NEW YORK (
) -- U.S. homebuilder stocks were taking a beating Thursday as Treasury yields spiked to their highest level since August 2011 amid concerns increasing mortgage rates will slow the country's housing recovery.
(PHM - Get Report)
was the biggest of the losers in the
, plummeting 7.95% to $19.11.
(TOL - Get Report)
was slumping by 5.64% to $31.27.
was giving up more than 7% to $21.76.
(LEN - Get Report)
was shedding 5.42% to $35.80.
Jed Kolko, the San Francisco Bay Area chief economist for real estate website Trulia said that homebuyers or refinancers who wanted to lock in the best mortgage rates should have done so a few months ago.
"Rates were lowest a few months ago," Kolko said over the phone. Now, "mortgage rates are ripe for the rise." He said that even if there is some volatility in mortgage rates, they are likely to keep rising when the Fed pulls back and the economy keeps strengthening.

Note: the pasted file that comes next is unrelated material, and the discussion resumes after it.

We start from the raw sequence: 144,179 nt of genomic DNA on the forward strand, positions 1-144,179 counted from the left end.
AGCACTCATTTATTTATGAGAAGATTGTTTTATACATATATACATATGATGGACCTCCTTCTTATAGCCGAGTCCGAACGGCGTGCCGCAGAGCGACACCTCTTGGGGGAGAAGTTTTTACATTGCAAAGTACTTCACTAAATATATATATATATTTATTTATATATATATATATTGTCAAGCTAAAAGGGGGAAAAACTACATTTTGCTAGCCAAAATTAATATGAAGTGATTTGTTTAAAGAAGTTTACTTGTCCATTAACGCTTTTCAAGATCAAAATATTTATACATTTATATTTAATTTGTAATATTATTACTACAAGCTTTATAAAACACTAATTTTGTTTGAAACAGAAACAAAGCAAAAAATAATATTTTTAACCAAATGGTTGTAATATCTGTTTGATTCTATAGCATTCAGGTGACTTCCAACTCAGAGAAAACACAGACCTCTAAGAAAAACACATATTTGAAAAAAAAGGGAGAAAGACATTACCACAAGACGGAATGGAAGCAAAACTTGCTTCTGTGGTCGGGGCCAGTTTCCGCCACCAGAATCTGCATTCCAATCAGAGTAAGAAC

Chairman Ben Bernanke said Wednesday that the central bank could start reducing its $85 billion a month bond-buying economic stimulus program later this year, and outlined criteria which will determine when the bank begins to reduce the size and scope of its bond buying program.
As questions about the housing market recovery grew, the plunge in homebuilder stocks Thursday steepened. An increase in housing prices combined with a rise in mortgages rates could make home buying more expensive in the coming months, Kolko said. However, the Trulia chief economist said buying will likely still be much cheaper than renting in most markets across the U.S. in six to 12 months.
10-year Treasury yields rose to 2.415% in early trading.
The global market selloff accelerated Thursday even after a better-than-expected May existing home sales report Thursday, as it served as a reminder that the housing market could become less favorable in the coming months.
"The surge in existing home sales may be attributed to a rush to lock in low yields," Peter Cardillo, chief market economist at Rockwell Global Capital in Manhattan said in an email.
Written by Andrea Tse in New York
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